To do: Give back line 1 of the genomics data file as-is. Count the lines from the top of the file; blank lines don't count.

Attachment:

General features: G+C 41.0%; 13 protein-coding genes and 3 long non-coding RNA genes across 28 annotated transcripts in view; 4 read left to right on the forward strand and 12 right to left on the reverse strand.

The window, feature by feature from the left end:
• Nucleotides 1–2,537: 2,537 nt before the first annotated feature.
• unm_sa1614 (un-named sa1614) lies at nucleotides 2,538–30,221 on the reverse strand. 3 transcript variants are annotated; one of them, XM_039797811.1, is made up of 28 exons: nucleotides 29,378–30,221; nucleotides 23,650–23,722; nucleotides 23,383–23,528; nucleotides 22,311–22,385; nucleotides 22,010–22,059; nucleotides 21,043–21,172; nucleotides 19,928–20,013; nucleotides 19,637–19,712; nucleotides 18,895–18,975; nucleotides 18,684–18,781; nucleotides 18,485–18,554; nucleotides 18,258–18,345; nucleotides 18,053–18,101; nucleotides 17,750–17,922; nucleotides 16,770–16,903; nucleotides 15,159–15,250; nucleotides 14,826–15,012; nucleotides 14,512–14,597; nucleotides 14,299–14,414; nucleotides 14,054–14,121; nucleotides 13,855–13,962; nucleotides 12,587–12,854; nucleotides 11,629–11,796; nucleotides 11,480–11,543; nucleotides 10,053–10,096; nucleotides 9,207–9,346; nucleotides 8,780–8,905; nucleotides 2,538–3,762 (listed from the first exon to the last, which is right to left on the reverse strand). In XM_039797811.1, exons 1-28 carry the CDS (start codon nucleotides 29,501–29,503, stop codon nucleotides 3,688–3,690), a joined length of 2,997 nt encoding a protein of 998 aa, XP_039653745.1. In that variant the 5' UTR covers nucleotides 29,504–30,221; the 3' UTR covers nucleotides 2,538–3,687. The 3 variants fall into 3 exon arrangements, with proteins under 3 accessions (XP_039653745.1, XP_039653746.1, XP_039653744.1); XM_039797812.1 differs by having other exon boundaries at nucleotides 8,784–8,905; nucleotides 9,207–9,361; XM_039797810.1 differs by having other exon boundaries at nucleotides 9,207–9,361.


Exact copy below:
General features: G+C 41.0%; 13 protein-coding genes and 3 long non-coding RNA genes across 28 annotated transcripts in view; 4 read left to right on the forward strand and 12 right to left on the reverse strand.